At 5:00 P.M. on June 30th, in the year 1859, the French Tightrope walker Jean Francois Gravelet, (known as Blondin) walked across the Niagra River on an 1100 foot rope. The rope was stretched across the gorge halfway between the falls and the Whirlpool Rapids Bridge. As he was crossing he paused to lower a bottle to people riding on the Maid of the Mist. They filled the bottle with water, he pulled the bottle back up, took a drink and then continued his crossing. Blondin crossed the gorge on numerous occasions, selling tickets for the opportunity to watch his “stunt”. Needless to say, he did well financially!
Put yourself among the spectators. You have paid $0.25 to view the feat, and another $0.25 to have the ability to be seated while you watch. The particular “show” you are watching involves Blondin crossing the gorge with a wheelbarrow (which actually happened!). In the wheel barrow Blondin has a small stove. About halfway across, he stops to cook a small meal and then continues. He makes the trip to the Canadian bank and then returns to the U.S. side of the gorge. You are amazed at his skill! He is certainly the most skilled tightrope walker in the world and undoubtedly the bravest. The facts surrounding his many dangerous crossings are known throughout the U.S. and even the world. As he steps off the rope and onto solid ground, the crowd cheers wildly. He quiets the crowd and asks this question:
How many of you think that I could make the trip across the river with someone in the wheelbarrow?
Everyone in the crowd enthusiastically raises their hands in affirmation. He then looks at you (you did pay for that front row seat you know) and says:
This story illustrates saving faith. The reformers taught that true saving faith had three elements: notitia (knowledge), assensus (assent), and fiducia (trust). In 1859, living in Pennsylvania, a person might read in the papers that Blondin had crossed the Niagra River Gorge. He would have notitia. The same person might even trust the accuracy of the reporting and believe the truth of the facts as reported. It really did happen! He would have assensus. To have fiducia however, they would need to be present when Blondin asked the question: “How many of you think that I could make the trip across the river with someone in the wheelbarrow?” They would then need to act on their knowledge and assent and actually get in the wheelbarrow, trusting Blondin with their life, in order to have fiducia. Fiducia presupposes the knowledge of Blondin’s ability and the belief that the facts were really true. A person having Fiducia then acts on his knowledge and assent and trusts their life to that knowledge and assent.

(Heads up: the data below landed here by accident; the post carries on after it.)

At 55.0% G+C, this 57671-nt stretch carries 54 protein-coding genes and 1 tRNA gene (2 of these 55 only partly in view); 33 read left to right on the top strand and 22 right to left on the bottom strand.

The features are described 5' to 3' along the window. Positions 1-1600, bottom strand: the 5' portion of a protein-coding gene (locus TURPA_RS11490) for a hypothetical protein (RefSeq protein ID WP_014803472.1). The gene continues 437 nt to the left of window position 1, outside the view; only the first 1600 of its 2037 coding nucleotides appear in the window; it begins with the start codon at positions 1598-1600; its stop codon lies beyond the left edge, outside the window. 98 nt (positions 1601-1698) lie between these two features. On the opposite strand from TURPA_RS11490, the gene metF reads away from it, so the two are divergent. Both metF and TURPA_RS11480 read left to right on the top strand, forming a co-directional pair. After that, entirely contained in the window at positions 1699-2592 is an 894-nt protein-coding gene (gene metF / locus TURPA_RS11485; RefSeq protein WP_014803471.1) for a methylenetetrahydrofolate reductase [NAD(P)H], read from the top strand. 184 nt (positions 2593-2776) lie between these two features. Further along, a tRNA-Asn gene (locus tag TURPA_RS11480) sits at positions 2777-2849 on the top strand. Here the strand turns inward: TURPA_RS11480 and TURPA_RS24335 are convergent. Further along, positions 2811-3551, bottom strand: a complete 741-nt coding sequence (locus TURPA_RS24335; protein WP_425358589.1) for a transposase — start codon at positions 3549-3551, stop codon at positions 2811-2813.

There are many in our churches who have heard the scriptures read and faithfully exegeted. They have been faithfully taught in Christian Education classes, and catechized at home by their parents. Perhaps they have been educated at home or in a Christian School. These men and women, boys and girls have no lack of knowledge. With time and patient teaching many of these same people even come to believe that the things they have been taught are true. In their minds they have knowledge of the Bible and of Jesus Christ and they believe these facts to actually be true. Jesus Christ was fully human and He was fully God. He was born of the Virgin Mary and lived a perfect life. He was betrayed by Judas and crucified by Pontius Pilate. Three days later he rose from the dead. They even understand and believe it to be true that his death was a satisfactory propitiation for the sins of God’s people. These faithful communicant members, baptized members, and adherents have notitia and assensus. They are not saved however, unless they have fiducia. They need to trust their eternal destinies to the work of Christ and nothing else. Until they trust that Jesus Christ did these things for them and they trust their lives (present and future) to Him and to His saving work (his passive and active obedience) they are not saved. They must, as it were “Get in the Wheelbarrow”. Have you?
Martin B. Blocki has served since 2003 as the Associate Pastor of the Reformed Presbyterian Church of North Hills in Pittsburgh, PA since 2002. He is a counselor at the Biblical Counseling Institute in Pittsburgh. Rev. Blocki graduated from Indiana University, Bloomington (BME), Arizona State University (MM), and the Reformed Presbyterian Theological Seminary (MDiv). Martin and his wife, Kathy, have two married sons, one daughter, and 2 grand children.
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